There was no balloon ascent on Saturday due to the rather strong wind. The merry-go-round did not seem to have the drawing power with the youngsters that it has had in former years, but at the advanced prices, a fair profit was no doubt reaped by the owners. The slides and swings of the new public playground equipment proved very popular with the little folks and this no doubt served to reduce the merry-go-round receipts. A ring of booths and tents occupied by notion vendors, cane racks, cat racks, doll racks, thimble-rigging games of various kinds, fortune telling and skin game gambling devices of every sort enclosed three sides of the park and did a more or less thriving business while the credulous tendency and curiosity which marks average human nature was taken advantage of with considerable pecuniary profit by the proprietors of a show entertaining the most remarkable "Aggregation of Animal Monstrosities now on American soil. "The crowd of "hangers on," members of the gambling fraternity. and dissolute women was one of the most disreputable bunches that has ever disgraced the village. Music was furnished by the Stronghurst band assisted by musicians from Burlington, Ft. Madison and Monmouth. A dance platform which had been laid in the street at the southwest corner of the park was well patronized each afternoon and evening and was usually surrounded by a crowd of spectators who seemed to enjoy watching the dancers. The intense heat which prevailed during the picnic made the demand for ice cream and cold drinks an exceedingly heavy one and business in this line was brisk both at the refreshment booths and in the village restaurants.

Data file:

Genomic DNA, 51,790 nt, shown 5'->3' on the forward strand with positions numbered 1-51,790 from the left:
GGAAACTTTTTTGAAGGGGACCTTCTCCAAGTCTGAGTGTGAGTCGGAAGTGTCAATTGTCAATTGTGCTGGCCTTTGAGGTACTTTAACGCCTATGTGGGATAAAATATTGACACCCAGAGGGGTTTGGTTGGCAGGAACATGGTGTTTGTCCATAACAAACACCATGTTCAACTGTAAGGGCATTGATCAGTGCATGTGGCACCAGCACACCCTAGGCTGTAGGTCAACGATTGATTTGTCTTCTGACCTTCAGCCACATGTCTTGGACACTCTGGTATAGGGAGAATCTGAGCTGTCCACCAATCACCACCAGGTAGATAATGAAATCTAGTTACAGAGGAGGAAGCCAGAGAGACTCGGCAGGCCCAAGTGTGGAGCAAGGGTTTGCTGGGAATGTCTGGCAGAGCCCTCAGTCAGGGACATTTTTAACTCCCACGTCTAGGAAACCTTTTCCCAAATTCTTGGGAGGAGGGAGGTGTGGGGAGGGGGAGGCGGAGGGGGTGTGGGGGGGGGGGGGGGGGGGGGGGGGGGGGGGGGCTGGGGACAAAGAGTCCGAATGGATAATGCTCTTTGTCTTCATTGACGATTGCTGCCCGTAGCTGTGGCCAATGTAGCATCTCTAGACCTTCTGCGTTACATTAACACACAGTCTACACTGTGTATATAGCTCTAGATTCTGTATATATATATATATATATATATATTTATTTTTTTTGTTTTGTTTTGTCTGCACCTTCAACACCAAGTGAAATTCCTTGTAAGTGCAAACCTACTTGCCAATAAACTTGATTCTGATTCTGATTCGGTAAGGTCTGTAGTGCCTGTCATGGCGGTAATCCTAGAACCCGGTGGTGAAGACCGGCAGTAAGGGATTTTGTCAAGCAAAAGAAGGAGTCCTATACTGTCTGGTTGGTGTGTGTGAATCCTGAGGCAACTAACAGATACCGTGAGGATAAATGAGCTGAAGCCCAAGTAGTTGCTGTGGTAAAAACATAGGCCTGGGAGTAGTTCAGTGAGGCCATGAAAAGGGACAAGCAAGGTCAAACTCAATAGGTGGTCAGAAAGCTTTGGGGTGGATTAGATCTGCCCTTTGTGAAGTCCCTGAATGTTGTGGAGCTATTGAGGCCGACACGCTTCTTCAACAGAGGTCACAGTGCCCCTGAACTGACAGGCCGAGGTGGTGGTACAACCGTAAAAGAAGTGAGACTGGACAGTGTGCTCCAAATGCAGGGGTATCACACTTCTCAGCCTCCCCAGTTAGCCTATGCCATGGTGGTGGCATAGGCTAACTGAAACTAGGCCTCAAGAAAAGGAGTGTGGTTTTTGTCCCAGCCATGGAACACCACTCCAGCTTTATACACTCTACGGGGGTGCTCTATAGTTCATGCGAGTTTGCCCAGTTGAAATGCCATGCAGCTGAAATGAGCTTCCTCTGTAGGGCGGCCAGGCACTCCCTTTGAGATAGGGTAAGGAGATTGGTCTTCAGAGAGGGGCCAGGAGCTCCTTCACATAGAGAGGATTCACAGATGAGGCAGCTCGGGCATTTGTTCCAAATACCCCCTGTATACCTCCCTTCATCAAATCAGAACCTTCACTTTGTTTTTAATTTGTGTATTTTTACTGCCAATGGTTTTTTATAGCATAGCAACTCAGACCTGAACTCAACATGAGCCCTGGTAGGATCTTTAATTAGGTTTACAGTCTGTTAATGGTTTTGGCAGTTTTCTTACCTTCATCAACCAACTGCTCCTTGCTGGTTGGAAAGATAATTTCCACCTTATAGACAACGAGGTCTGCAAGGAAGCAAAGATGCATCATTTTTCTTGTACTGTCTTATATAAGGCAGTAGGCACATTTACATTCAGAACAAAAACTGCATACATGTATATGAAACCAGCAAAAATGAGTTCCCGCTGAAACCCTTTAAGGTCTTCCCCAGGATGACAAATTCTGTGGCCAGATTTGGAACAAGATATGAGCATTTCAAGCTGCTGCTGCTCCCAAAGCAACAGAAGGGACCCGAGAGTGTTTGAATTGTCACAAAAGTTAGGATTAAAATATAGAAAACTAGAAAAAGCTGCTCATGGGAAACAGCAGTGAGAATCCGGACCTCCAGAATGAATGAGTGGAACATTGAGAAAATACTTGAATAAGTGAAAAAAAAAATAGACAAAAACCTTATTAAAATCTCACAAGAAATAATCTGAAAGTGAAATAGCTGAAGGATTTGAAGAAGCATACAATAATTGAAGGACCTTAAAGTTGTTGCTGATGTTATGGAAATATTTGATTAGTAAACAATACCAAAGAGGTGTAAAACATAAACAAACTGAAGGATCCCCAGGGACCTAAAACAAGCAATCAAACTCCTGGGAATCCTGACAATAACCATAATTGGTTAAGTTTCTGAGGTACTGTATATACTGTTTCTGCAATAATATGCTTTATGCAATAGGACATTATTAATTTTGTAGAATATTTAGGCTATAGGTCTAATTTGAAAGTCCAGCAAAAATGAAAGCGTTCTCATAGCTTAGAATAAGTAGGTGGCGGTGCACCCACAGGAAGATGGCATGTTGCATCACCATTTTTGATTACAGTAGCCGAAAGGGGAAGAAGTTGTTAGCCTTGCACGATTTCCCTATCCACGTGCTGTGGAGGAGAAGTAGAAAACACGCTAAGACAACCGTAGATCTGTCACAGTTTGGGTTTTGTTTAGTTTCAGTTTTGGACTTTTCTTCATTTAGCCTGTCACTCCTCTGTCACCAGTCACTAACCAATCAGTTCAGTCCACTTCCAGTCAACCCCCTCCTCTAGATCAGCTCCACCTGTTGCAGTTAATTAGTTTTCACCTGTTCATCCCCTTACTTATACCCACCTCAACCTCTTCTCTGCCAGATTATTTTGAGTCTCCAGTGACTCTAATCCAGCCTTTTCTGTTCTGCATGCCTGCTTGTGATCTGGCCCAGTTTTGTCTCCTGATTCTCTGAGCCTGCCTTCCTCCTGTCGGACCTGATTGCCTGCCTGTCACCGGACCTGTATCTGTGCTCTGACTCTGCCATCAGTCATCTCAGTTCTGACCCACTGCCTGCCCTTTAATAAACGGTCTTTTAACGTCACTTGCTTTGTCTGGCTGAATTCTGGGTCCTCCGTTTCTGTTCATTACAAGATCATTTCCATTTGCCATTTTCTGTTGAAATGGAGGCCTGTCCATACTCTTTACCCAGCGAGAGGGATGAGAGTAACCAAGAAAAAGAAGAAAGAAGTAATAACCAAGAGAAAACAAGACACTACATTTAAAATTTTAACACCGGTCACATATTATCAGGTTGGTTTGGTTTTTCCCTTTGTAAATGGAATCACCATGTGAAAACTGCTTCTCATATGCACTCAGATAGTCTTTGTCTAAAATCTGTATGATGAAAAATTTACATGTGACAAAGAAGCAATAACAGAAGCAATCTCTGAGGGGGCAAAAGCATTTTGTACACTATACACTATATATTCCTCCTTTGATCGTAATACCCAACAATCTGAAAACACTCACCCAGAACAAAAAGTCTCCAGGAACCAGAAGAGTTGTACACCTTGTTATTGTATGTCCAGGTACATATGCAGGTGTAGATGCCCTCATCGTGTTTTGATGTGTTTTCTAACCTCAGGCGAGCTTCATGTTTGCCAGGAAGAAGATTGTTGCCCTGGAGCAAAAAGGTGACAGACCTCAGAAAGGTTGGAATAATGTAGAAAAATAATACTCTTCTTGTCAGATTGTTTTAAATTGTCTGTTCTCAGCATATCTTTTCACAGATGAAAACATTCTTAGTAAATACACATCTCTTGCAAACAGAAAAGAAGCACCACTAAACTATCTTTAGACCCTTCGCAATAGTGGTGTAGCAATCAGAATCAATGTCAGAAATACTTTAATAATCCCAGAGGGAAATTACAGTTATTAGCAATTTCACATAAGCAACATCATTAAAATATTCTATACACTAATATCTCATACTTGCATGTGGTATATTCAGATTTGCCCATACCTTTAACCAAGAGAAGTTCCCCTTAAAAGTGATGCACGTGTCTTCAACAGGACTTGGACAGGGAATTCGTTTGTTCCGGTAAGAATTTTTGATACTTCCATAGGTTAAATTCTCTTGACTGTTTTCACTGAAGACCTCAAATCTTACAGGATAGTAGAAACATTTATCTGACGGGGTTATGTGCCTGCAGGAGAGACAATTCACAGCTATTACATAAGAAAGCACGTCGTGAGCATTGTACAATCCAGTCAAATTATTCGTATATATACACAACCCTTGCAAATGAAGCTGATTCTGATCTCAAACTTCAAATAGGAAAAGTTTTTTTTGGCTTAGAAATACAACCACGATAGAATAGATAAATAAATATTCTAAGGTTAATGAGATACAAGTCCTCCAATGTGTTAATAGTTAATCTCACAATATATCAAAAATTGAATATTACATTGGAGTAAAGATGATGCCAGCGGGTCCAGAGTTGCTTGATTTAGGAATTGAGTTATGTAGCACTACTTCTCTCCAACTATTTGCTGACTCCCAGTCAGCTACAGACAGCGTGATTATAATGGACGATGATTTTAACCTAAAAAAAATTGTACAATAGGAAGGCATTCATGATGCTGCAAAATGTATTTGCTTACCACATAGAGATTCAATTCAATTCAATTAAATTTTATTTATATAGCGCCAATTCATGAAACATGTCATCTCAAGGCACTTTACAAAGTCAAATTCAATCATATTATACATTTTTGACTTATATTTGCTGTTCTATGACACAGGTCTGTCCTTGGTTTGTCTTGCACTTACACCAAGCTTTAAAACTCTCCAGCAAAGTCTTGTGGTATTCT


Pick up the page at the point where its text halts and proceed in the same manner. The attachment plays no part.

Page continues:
LET THEM OFF EASY: Late Sunday evening, three of the demireps (prostitutes?), who ran a "cat rack" on the picnic grounds Friday and Saturday, were roundedup at the depot with three male companions and placed under arrest on the charge of disorderly conduct. One of the men succeeded in making a get-away while the rest of the bunch were taken to the village lock-up and allowed to swelter while Magistrate Hurd was aroused in order to give them a hearing. On their plea of guilty the quintets was given a fine of $5.00 each and told to "beat it" out of town on No.5, which advice they seemed glad enough to follow.
1894 Graphic: A heavy rain broke the drought which had become very serious in this locality. Hon. Perry Anderson, state senator from this district, died at his home in Alexis on July 27th. The arrival of a pretty little girl at the home of post master W.J. McElhinney on July 27th was announced. John Staley was building a new residence in the west part of the village. Ralph Bingham, the "boy orator" gave an entertainment in the M.E.church on the evening of July 28th; it was reported as being the best thing in its line ever given here.
NEW AUTO FIRM: The handsome new garage building being constructed on the site of the old Sutliff livery barn is to be occupied by the firm of Sutliff & Wallin with their line of Hudson, Dort, Essex and Reo cars and International and Stewart trucks and with complete and up-to-date garage service.. .